The foolproof way to fix a broken heart, according to a psychologist
Being in love is like being hooked on a drug - and breaking up is similar to addiction withdrawal.
Understanding why the break up happened is necessary before we can move on from a breakup. It allows us to stamp out any hopes for reconciliation and move forward with our lives.
This is a professional note extracted from an online article.
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When we are stalking our exes on social media, we will find something we don’t want to see. But the subsequent feel of your heart dropping and the jealousy aren’t conducive to getting over your heartbreak.
Burn all cyber-bridges - limiting your access to your ex will automatically make you feel better.
The emotional pain of a breakup often results in your body pumping itself full of cortisol, which suppresses the immune system and affects coping mechanisms.
The first step in fixing the problem is understanding that it is normal, according. So if the littlest things are making you cry, take a moment to recognize that it is most likely caused by your body's response to the breakup.
While it is normal to wonder, “What did I do wrong?” giving in to negative thoughts can sabotage our efforts at mending our broken hearts.
If two different people, other than our close family, make the same point post-relationship but we still have a difficult time accepting it, we need to consider that they are most likely telling the truth.
Looking back on a relationship in hindsight, it is easy for our minds to trick us into remembering the relationship as much better than it really was.
Force yourself to remember the flaws in the relationship too.
... where memories of happier times still linger may sound appealing, but it can only make the heartbreak worse in the long run.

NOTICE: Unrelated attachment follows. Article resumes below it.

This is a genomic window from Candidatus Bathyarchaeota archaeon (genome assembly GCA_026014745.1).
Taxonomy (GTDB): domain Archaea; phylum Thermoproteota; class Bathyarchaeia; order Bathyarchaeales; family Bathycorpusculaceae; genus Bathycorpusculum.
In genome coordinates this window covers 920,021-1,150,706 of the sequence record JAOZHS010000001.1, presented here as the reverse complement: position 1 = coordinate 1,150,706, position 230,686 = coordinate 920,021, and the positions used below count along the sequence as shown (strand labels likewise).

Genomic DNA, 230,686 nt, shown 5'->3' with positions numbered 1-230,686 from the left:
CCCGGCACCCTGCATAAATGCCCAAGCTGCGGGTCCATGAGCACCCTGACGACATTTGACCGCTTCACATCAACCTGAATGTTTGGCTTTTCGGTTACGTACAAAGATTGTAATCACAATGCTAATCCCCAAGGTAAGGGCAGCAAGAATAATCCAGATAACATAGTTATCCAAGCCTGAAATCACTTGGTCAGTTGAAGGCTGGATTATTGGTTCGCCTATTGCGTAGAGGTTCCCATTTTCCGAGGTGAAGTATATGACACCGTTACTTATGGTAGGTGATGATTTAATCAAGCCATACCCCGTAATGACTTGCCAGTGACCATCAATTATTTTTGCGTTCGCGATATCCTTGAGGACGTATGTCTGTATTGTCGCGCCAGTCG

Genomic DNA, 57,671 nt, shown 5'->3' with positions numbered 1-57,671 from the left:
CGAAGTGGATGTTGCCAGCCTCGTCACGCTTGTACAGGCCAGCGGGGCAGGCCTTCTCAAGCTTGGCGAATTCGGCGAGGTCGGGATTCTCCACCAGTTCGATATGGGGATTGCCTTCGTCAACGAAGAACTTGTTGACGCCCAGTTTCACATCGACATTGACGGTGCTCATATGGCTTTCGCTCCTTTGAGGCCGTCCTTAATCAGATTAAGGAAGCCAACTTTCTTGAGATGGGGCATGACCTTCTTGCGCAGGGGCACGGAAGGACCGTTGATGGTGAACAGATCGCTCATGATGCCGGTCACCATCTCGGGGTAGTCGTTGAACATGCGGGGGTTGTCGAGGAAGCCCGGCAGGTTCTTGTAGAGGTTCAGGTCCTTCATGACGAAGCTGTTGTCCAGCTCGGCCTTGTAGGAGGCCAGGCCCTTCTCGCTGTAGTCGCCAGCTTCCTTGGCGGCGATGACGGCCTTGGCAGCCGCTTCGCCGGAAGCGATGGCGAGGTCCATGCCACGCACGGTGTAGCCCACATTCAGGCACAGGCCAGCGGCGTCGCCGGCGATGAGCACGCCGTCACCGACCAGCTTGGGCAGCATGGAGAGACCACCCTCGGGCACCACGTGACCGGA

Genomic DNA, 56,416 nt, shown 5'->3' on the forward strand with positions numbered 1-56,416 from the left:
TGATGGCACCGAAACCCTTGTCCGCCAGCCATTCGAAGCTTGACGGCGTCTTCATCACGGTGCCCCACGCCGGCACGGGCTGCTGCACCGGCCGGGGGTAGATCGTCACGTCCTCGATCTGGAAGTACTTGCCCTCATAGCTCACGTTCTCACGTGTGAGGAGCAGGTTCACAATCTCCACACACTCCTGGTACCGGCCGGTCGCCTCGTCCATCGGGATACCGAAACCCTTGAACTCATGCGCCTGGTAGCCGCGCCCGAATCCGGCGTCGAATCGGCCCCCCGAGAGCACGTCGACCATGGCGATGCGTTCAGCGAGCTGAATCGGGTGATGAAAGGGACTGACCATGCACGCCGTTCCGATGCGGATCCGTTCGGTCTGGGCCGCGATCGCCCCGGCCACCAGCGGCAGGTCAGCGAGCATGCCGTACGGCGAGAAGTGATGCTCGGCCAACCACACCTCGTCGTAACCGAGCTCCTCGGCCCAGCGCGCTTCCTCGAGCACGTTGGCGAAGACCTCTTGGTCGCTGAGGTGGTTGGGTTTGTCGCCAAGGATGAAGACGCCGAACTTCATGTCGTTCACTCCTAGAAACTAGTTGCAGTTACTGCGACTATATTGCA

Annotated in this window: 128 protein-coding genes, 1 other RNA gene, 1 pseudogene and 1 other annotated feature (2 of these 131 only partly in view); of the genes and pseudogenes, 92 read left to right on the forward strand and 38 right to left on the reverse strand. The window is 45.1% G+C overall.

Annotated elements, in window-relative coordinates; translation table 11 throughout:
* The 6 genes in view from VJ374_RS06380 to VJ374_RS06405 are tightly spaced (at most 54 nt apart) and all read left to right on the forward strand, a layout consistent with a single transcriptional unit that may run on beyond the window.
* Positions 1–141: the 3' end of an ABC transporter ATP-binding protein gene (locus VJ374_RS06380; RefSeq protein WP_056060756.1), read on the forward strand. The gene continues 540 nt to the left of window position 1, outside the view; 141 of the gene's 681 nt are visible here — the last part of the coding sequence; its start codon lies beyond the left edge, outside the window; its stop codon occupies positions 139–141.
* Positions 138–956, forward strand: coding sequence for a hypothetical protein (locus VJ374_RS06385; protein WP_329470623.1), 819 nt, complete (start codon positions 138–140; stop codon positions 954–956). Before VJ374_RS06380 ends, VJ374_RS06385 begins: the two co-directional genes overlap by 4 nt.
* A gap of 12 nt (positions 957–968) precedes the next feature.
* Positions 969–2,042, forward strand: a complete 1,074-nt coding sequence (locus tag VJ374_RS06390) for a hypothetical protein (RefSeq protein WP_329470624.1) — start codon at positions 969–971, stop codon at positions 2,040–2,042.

Rather, we need to “cleanse” our associations with these places by reclaiming them - make new memories, take other friends, or celebrate an occasion.
In order to move on, we need to reconnect to who we were before the relationship.
Do not let your heartbreak define you. Remember the things you love, and do them. And if they were activities you loved to do together, continue to do them anyway.
The variable that has been found to predict healthier and quicker adjustment to heartbreak is finding a new partner.
It may feel wrong, but going on dates with a new person can boost our fragile self-esteem and remind us that there are other fish in the sea.
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When people experience breakups they go through the ‘protest’ phase initially, and the rejected lover becomes obsessed with winning back the person who has quit the relationship.
Rejection, paradoxically, makes the rejected person love the partner even more. This is called a ‘Frustration Attraction’, and can be categorized as an addiction.
The rejected lover experiences high levels of dopamine and norepinephrine in the brain, and are visibly stressed out. These chemical reactions trigger many to do crazy things to win their ex back. Such feelings are erased quickly if the lover starts dating a new partner.
Some people also feel increasingly passionate and loving after the breakup and are more likely to forgive their ex.
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